Story Poster
Buzz Williams
Obaseki & Radford
Penny Hardaway
Texas A&M Basketball

Memphis denies No. 21 Texas A&M's way-too-late comeback attempt

December 10, 2023
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The big stage was the setting for a big disappointment.

No. 21 Texas A&M (7-3) hoped to notch arguably its most notable victory of the basketball season on Sunday at Reed Arena.

Instead, the Aggies were too inaccurate and too inconsistent before losing to Memphis, 81-75, in a game that wasn’t really that close.

A&M hit five of its final seven shots to make a furious rally in the last two minutes but was never really in a position to complete the comeback.

The loss snapped a 14-game home-court winning streak. The Aggies had not lost at Reed since falling, 67-62, to Wofford on Dec. 20 last season.

“They’re just disappointed,” A&M head coach Buzz Williams said of his team’s postgame frame of mind. “They’re not backing away from being accountable. They’re not blaming anyone. They’re not complaining. They’re not trying to defend their position. They know.”

They know they didn’t play to their usual standards.

A&M shot just 39.1 percent from the field and 18.2 percent (6-for-33) from 3-point range. The Aggies had 12 turnovers and were outrebounded 37-30. They fouled too often, and Memphis capitalized by converting 22-of-29 free throws.

Jamie Maury, TexAgs
Obaseki’s 21 points on Sunday afternoon at Reed Arena set a new career-high and paced the Aggies in the contest. Five of those came in the final 30 seconds.

Manny Obaseki came in off the bench to score 21 points, and Tyrece “Boots” Radford returned from a three-game absence. But they could not compensate for the offensive struggles of star guard Wade Taylor IV and forward Henry Coleman III.

Taylor scored just nine points while hitting just 3-for-14 from the field. Additionally, he was 0-for-9 from 3-point range. Coleman only took five shots and finished with six points.

That was the plan set by Memphis head coach Penny Hardaway, who schemed to neutralize A&M’s top two players, especially Taylor, who routinely faced double-teams.

“Early on, we double-teamed him right away and made him get off the ball,” Hardaway said. “He’s such a willing passer, which was good for us because he advanced the ball and got it to (Andersson) Garcia and those guys. We wanted those guys to be the play-makers and not him. He’s such a terrific guard.”

That strategy proved successful for Memphis as it forced Taylor into five turnovers.

But Williams pointed out A&M’s play on the defensive end was more problematic.

“We need him to be better offensively. He knows that,” Williams said. “Our offensive numbers … they were fine. We just turned the ball over too much. We shot more balls than they did. We fouled too often. But we didn’t get enough stops. Their offensive numbers were distinctly better. That’s as much our defense as it is how did IV play, offensively.”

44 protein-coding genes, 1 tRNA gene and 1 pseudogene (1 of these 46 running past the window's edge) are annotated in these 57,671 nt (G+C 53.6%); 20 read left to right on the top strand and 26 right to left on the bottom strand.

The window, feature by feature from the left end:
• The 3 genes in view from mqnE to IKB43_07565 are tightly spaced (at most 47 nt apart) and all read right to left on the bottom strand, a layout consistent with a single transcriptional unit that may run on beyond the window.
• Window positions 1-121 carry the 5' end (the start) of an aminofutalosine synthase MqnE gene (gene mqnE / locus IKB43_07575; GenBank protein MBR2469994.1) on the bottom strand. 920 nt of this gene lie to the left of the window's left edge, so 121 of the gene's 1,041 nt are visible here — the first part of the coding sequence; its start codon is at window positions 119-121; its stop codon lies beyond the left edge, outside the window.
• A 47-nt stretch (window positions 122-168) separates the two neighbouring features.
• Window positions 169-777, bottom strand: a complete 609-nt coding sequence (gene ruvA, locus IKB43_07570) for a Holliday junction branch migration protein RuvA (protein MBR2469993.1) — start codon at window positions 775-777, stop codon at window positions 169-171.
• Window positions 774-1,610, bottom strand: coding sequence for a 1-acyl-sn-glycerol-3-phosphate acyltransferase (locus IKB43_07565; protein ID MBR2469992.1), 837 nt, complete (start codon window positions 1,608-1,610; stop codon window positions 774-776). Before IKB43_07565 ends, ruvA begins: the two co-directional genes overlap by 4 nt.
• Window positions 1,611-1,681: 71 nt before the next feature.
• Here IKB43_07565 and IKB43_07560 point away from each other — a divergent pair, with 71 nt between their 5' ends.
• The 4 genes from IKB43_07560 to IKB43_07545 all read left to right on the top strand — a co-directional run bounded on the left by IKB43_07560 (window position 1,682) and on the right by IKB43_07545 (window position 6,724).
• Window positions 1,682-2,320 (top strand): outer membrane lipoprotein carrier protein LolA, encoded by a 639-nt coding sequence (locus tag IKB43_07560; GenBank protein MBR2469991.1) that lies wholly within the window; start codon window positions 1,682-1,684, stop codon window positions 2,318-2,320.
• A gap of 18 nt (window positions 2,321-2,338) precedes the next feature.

The Aggies could not contain Memphis forward David Jones, who scored 29 points, 21 of which came in the first half.

“We allowed him to be comfortable,” Obaseki said. “We just kind of floated around a little. We weren’t really trying to contain him with urgency. We let him get hot.”’

The Aggies also struggled with guard Jahvon Quinerly, who had 24. With them leading the way, the Tigers shot 48.1 percent from the field and converted nine times from 3-point range.

They enabled Memphis to control play almost from the outset. The Tigers trailed for less than two minutes of the game, were never behind by more than three points and led by as many as 14 at one point.

The Tigers closed the first half on a 9-0 run to take a 38-29 lead into the break.

“I just think we weren’t ourselves. Our energy wasn’t there. That’s just something we have to take on ourselves to do better.”
- Texas A&M guard Tyrece Radford

A&M pulled within 45-43 on a layup by Radford, but the Aggies committed six turnovers in the ensuing 4:16. That enabled Memphis to take a 57-45 lead.

Obaseki led a charge to bring the Aggies within 59-53 with 10:07 to play. But Quinerly and guard Caleb Mills combined for 15 points in about five minutes to propel Memphis to a 75-61 lead.

The Tigers maintained a 10-point advantage with less than a minute to play. Obaseki scored a layup and a 3-pointer in the final 20 seconds to make the score closer than it was.

That showing was alarming in itself, but also worrisome with a clash against No. 3 Houston looming next Saturday.

To bounce back against Houston, the Aggies must figure out what went wrong against Memphis.

Radford seemed to have already figured that part out.

“I just think we weren’t ourselves,” he said. “Our energy wasn’t there. That’s just something we have to take on ourselves to do better.”

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Memphis denies No. 21 Texas A&M's way-too-late comeback attempt

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